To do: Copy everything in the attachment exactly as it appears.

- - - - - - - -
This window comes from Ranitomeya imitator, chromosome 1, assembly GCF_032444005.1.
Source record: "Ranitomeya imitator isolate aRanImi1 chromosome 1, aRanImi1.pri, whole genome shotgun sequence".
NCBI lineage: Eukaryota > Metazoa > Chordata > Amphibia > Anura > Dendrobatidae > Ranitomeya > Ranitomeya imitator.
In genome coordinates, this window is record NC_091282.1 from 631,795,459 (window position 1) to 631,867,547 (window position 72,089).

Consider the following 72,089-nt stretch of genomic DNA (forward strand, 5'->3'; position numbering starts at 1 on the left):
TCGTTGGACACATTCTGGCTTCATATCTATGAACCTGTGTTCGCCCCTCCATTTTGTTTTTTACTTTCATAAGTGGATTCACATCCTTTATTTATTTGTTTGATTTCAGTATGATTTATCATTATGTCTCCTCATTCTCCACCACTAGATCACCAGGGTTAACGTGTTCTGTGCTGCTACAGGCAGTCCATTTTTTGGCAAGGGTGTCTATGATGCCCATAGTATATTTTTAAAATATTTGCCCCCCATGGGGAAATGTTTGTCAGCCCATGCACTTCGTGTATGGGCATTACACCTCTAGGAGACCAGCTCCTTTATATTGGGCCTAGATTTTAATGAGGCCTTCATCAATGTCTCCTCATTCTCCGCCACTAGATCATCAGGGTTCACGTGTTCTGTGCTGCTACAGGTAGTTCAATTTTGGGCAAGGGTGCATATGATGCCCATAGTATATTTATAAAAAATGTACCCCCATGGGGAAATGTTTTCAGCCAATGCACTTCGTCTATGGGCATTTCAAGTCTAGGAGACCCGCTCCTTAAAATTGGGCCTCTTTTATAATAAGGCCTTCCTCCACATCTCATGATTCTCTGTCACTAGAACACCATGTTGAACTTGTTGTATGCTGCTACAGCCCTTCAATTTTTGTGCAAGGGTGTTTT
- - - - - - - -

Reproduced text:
This window comes from Ranitomeya imitator, chromosome 1, assembly GCF_032444005.1.
Source record: "Ranitomeya imitator isolate aRanImi1 chromosome 1, aRanImi1.pri, whole genome shotgun sequence".
NCBI lineage: Eukaryota > Metazoa > Chordata > Amphibia > Anura > Dendrobatidae > Ranitomeya > Ranitomeya imitator.
In genome coordinates, this window is record NC_091282.1 from 631,795,459 (window position 1) to 631,867,547 (window position 72,089).

Consider the following 72,089-nt stretch of genomic DNA (forward strand, 5'->3'; position numbering starts at 1 on the left):
TCGTTGGACACATTCTGGCTTCATATCTATGAACCTGTGTTCGCCCCTCCATTTTGTTTTTTACTTTCATAAGTGGATTCACATCCTTTATTTATTTGTTTGATTTCAGTATGATTTATCATTATGTCTCCTCATTCTCCACCACTAGATCACCAGGGTTAACGTGTTCTGTGCTGCTACAGGCAGTCCATTTTTTGGCAAGGGTGTCTATGATGCCCATAGTATATTTTTAAAATATTTGCCCCCCATGGGGAAATGTTTGTCAGCCCATGCACTTCGTGTATGGGCATTACACCTCTAGGAGACCAGCTCCTTTATATTGGGCCTAGATTTTAATGAGGCCTTCATCAATGTCTCCTCATTCTCCGCCACTAGATCATCAGGGTTCACGTGTTCTGTGCTGCTACAGGTAGTTCAATTTTGGGCAAGGGTGCATATGATGCCCATAGTATATTTATAAAAAATGTACCCCCATGGGGAAATGTTTTCAGCCAATGCACTTCGTCTATGGGCATTTCAAGTCTAGGAGACCCGCTCCTTAAAATTGGGCCTCTTTTATAATAAGGCCTTCCTCCACATCTCATGATTCTCTGTCACTAGAACACCATGTTGAACTTGTTGTATGCTGCTACAGCCCTTCAATTTTTGTGCAAGGGTGTTTT